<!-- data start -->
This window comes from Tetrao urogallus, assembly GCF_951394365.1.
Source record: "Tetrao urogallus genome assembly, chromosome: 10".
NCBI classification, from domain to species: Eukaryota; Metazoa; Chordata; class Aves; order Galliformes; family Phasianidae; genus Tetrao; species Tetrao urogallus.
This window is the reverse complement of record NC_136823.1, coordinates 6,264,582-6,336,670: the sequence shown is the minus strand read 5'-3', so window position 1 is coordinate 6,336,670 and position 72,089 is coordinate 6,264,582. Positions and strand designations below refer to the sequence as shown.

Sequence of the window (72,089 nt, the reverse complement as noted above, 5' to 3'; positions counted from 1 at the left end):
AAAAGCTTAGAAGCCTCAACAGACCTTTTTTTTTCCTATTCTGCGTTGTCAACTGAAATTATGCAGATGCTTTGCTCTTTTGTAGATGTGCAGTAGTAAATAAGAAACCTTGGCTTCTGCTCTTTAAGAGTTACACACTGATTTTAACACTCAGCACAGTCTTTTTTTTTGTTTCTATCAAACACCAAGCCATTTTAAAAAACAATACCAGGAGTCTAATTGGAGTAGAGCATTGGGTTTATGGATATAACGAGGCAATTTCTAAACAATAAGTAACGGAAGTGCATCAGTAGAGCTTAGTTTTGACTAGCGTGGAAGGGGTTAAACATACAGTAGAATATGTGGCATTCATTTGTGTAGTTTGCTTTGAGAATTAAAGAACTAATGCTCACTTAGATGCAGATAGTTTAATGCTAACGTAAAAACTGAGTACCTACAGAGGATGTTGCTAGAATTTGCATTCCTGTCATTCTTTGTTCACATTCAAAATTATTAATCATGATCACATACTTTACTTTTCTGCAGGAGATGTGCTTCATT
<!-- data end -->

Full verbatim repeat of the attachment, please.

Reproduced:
This window comes from Tetrao urogallus, assembly GCF_951394365.1.
Source record: "Tetrao urogallus genome assembly, chromosome: 10".
NCBI classification, from domain to species: Eukaryota; Metazoa; Chordata; class Aves; order Galliformes; family Phasianidae; genus Tetrao; species Tetrao urogallus.
This window is the reverse complement of record NC_136823.1, coordinates 6,264,582-6,336,670: the sequence shown is the minus strand read 5'-3', so window position 1 is coordinate 6,336,670 and position 72,089 is coordinate 6,264,582. Positions and strand designations below refer to the sequence as shown.

Sequence of the window (72,089 nt, the reverse complement as noted above, 5' to 3'; positions counted from 1 at the left end):
AAAAGCTTAGAAGCCTCAACAGACCTTTTTTTTTCCTATTCTGCGTTGTCAACTGAAATTATGCAGATGCTTTGCTCTTTTGTAGATGTGCAGTAGTAAATAAGAAACCTTGGCTTCTGCTCTTTAAGAGTTACACACTGATTTTAACACTCAGCACAGTCTTTTTTTTTGTTTCTATCAAACACCAAGCCATTTTAAAAAACAATACCAGGAGTCTAATTGGAGTAGAGCATTGGGTTTATGGATATAACGAGGCAATTTCTAAACAATAAGTAACGGAAGTGCATCAGTAGAGCTTAGTTTTGACTAGCGTGGAAGGGGTTAAACATACAGTAGAATATGTGGCATTCATTTGTGTAGTTTGCTTTGAGAATTAAAGAACTAATGCTCACTTAGATGCAGATAGTTTAATGCTAACGTAAAAACTGAGTACCTACAGAGGATGTTGCTAGAATTTGCATTCCTGTCATTCTTTGTTCACATTCAAAATTATTAATCATGATCACATACTTTACTTTTCTGCAGGAGATGTGCTTCATT